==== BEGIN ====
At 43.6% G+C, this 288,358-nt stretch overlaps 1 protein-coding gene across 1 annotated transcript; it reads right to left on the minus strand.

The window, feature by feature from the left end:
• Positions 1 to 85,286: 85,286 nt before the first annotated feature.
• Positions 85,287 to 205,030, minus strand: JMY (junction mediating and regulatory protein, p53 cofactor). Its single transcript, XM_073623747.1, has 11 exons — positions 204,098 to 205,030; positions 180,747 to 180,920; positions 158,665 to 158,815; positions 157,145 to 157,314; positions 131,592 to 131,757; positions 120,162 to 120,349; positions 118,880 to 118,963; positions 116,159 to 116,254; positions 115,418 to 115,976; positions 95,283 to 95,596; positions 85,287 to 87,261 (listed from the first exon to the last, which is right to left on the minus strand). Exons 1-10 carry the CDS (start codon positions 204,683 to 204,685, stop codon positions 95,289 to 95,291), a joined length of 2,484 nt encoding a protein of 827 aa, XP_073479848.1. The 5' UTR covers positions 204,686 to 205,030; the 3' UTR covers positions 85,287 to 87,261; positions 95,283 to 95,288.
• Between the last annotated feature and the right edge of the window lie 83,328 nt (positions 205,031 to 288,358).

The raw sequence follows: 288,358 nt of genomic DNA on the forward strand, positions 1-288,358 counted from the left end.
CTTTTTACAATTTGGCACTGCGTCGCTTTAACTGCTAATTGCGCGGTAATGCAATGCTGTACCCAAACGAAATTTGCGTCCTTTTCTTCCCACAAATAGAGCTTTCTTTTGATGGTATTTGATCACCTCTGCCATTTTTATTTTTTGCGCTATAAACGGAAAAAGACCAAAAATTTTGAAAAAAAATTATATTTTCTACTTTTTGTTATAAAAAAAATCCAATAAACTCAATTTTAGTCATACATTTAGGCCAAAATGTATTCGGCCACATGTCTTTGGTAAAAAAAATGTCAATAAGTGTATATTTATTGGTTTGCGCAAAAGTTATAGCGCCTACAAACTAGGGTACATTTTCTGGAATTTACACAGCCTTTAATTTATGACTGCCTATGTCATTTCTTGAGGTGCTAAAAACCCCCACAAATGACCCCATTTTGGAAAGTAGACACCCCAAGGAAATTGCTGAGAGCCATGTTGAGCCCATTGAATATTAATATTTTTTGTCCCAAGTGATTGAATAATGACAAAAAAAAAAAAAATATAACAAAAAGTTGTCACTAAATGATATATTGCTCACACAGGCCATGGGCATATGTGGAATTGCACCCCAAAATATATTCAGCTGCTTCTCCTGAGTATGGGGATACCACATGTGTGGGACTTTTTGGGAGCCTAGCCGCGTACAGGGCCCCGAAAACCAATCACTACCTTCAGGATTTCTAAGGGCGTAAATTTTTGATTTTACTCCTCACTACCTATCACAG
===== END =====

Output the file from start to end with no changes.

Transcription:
At 43.6% G+C, this 288,358-nt stretch overlaps 1 protein-coding gene across 1 annotated transcript; it reads right to left on the minus strand.

The window, feature by feature from the left end:
• Positions 1 to 85,286: 85,286 nt before the first annotated feature.
• Positions 85,287 to 205,030, minus strand: JMY (junction mediating and regulatory protein, p53 cofactor). Its single transcript, XM_073623747.1, has 11 exons — positions 204,098 to 205,030; positions 180,747 to 180,920; positions 158,665 to 158,815; positions 157,145 to 157,314; positions 131,592 to 131,757; positions 120,162 to 120,349; positions 118,880 to 118,963; positions 116,159 to 116,254; positions 115,418 to 115,976; positions 95,283 to 95,596; positions 85,287 to 87,261 (listed from the first exon to the last, which is right to left on the minus strand). Exons 1-10 carry the CDS (start codon positions 204,683 to 204,685, stop codon positions 95,289 to 95,291), a joined length of 2,484 nt encoding a protein of 827 aa, XP_073479848.1. The 5' UTR covers positions 204,686 to 205,030; the 3' UTR covers positions 85,287 to 87,261; positions 95,283 to 95,288.
• Between the last annotated feature and the right edge of the window lie 83,328 nt (positions 205,031 to 288,358).

The raw sequence follows: 288,358 nt of genomic DNA on the forward strand, positions 1-288,358 counted from the left end.
CTTTTTACAATTTGGCACTGCGTCGCTTTAACTGCTAATTGCGCGGTAATGCAATGCTGTACCCAAACGAAATTTGCGTCCTTTTCTTCCCACAAATAGAGCTTTCTTTTGATGGTATTTGATCACCTCTGCCATTTTTATTTTTTGCGCTATAAACGGAAAAAGACCAAAAATTTTGAAAAAAAATTATATTTTCTACTTTTTGTTATAAAAAAAATCCAATAAACTCAATTTTAGTCATACATTTAGGCCAAAATGTATTCGGCCACATGTCTTTGGTAAAAAAAATGTCAATAAGTGTATATTTATTGGTTTGCGCAAAAGTTATAGCGCCTACAAACTAGGGTACATTTTCTGGAATTTACACAGCCTTTAATTTATGACTGCCTATGTCATTTCTTGAGGTGCTAAAAACCCCCACAAATGACCCCATTTTGGAAAGTAGACACCCCAAGGAAATTGCTGAGAGCCATGTTGAGCCCATTGAATATTAATATTTTTTGTCCCAAGTGATTGAATAATGACAAAAAAAAAAAAAATATAACAAAAAGTTGTCACTAAATGATATATTGCTCACACAGGCCATGGGCATATGTGGAATTGCACCCCAAAATATATTCAGCTGCTTCTCCTGAGTATGGGGATACCACATGTGTGGGACTTTTTGGGAGCCTAGCCGCGTACAGGGCCCCGAAAACCAATCACTACCTTCAGGATTTCTAAGGGCGTAAATTTTTGATTTTACTCCTCACTACCTATCACAG